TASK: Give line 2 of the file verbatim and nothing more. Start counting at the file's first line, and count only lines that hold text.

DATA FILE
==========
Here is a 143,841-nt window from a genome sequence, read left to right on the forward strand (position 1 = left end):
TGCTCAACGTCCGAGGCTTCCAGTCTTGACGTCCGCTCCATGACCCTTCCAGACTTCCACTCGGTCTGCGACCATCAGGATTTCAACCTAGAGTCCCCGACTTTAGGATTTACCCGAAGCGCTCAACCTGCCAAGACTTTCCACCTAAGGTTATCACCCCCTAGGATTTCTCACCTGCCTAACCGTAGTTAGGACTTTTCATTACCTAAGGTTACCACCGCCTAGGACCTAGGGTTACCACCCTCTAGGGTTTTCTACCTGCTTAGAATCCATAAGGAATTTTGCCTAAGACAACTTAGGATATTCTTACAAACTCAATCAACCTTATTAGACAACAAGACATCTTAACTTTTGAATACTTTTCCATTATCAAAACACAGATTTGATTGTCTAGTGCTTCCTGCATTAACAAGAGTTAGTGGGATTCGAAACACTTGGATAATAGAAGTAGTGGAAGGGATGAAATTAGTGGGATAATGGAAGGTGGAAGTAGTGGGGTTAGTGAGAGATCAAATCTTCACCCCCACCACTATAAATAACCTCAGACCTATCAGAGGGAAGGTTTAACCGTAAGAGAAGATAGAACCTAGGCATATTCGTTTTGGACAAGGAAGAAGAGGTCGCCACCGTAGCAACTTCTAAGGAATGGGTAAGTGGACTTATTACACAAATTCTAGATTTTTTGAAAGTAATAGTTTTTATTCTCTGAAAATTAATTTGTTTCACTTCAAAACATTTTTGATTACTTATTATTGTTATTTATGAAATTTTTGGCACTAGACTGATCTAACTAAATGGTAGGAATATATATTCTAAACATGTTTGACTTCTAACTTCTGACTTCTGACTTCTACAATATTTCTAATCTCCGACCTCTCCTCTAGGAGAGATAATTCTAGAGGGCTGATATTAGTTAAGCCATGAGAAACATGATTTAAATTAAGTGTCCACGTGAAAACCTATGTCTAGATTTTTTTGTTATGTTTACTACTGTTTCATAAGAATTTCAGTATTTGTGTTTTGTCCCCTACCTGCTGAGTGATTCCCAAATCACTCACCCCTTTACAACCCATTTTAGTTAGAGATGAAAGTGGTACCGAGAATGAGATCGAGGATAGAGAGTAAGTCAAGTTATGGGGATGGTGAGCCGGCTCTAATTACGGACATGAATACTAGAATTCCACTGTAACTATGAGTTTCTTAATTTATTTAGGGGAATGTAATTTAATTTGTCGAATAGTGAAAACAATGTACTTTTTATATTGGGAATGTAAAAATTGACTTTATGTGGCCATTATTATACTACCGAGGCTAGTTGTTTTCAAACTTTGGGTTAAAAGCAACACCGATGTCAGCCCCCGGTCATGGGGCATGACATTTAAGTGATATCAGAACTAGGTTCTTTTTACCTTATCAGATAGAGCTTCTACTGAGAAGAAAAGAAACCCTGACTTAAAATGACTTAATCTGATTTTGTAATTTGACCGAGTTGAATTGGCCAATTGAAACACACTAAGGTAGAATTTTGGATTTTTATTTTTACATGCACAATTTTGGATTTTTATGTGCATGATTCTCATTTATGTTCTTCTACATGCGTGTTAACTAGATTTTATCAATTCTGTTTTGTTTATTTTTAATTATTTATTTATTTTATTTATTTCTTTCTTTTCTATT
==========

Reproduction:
TGCTCAACGTCCGAGGCTTCCAGTCTTGACGTCCGCTCCATGACCCTTCCAGACTTCCACTCGGTCTGCGACCATCAGGATTTCAACCTAGAGTCCCCGACTTTAGGATTTACCCGAAGCGCTCAACCTGCCAAGACTTTCCACCTAAGGTTATCACCCCCTAGGATTTCTCACCTGCCTAACCGTAGTTAGGACTTTTCATTACCTAAGGTTACCACCGCCTAGGACCTAGGGTTACCACCCTCTAGGGTTTTCTACCTGCTTAGAATCCATAAGGAATTTTGCCTAAGACAACTTAGGATATTCTTACAAACTCAATCAACCTTATTAGACAACAAGACATCTTAACTTTTGAATACTTTTCCATTATCAAAACACAGATTTGATTGTCTAGTGCTTCCTGCATTAACAAGAGTTAGTGGGATTCGAAACACTTGGATAATAGAAGTAGTGGAAGGGATGAAATTAGTGGGATAATGGAAGGTGGAAGTAGTGGGGTTAGTGAGAGATCAAATCTTCACCCCCACCACTATAAATAACCTCAGACCTATCAGAGGGAAGGTTTAACCGTAAGAGAAGATAGAACCTAGGCATATTCGTTTTGGACAAGGAAGAAGAGGTCGCCACCGTAGCAACTTCTAAGGAATGGGTAAGTGGACTTATTACACAAATTCTAGATTTTTTGAAAGTAATAGTTTTTATTCTCTGAAAATTAATTTGTTTCACTTCAAAACATTTTTGATTACTTATTATTGTTATTTATGAAATTTTTGGCACTAGACTGATCTAACTAAATGGTAGGAATATATATTCTAAACATGTTTGACTTCTAACTTCTGACTTCTGACTTCTACAATATTTCTAATCTCCGACCTCTCCTCTAGGAGAGATAATTCTAGAGGGCTGATATTAGTTAAGCCATGAGAAACATGATTTAAATTAAGTGTCCACGTGAAAACCTATGTCTAGATTTTTTTGTTATGTTTACTACTGTTTCATAAGAATTTCAGTATTTGTGTTTTGTCCCCTACCTGCTGAGTGATTCCCAAATCACTCACCCCTTTACAACCCATTTTAGTTAGAGATGAAAGTGGTACCGAGAATGAGATCGAGGATAGAGAGTAAGTCAAGTTATGGGGATGGTGAGCCGGCTCTAATTACGGACATGAATACTAGAATTCCACTGTAACTATGAGTTTCTTAATTTATTTAGGGGAATGTAATTTAATTTGTCGAATAGTGAAAACAATGTACTTTTTATATTGGGAATGTAAAAATTGACTTTATGTGGCCATTATTATACTACCGAGGCTAGTTGTTTTCAAACTTTGGGTTAAAAGCAACACCGATGTCAGCCCCCGGTCATGGGGCATGACATTTAAGTGATATCAGAACTAGGTTCTTTTTACCTTATCAGATAGAGCTTCTACTGAGAAGAAAAGAAACCCTGACTTAAAATGACTTAATCTGATTTTGTAATTTGACCGAGTTGAATTGGCCAATTGAAACACACTAAGGTAGAATTTTGGATTTTTATTTTTACATGCACAATTTTGGATTTTTATGTGCATGATTCTCATTTATGTTCTTCTACATGCGTGTTAACTAGATTTTATCAATTCTGTTTTGTTTATTTTTAATTATTTATTTATTTTATTTATTTCTTTCTTTTCTATT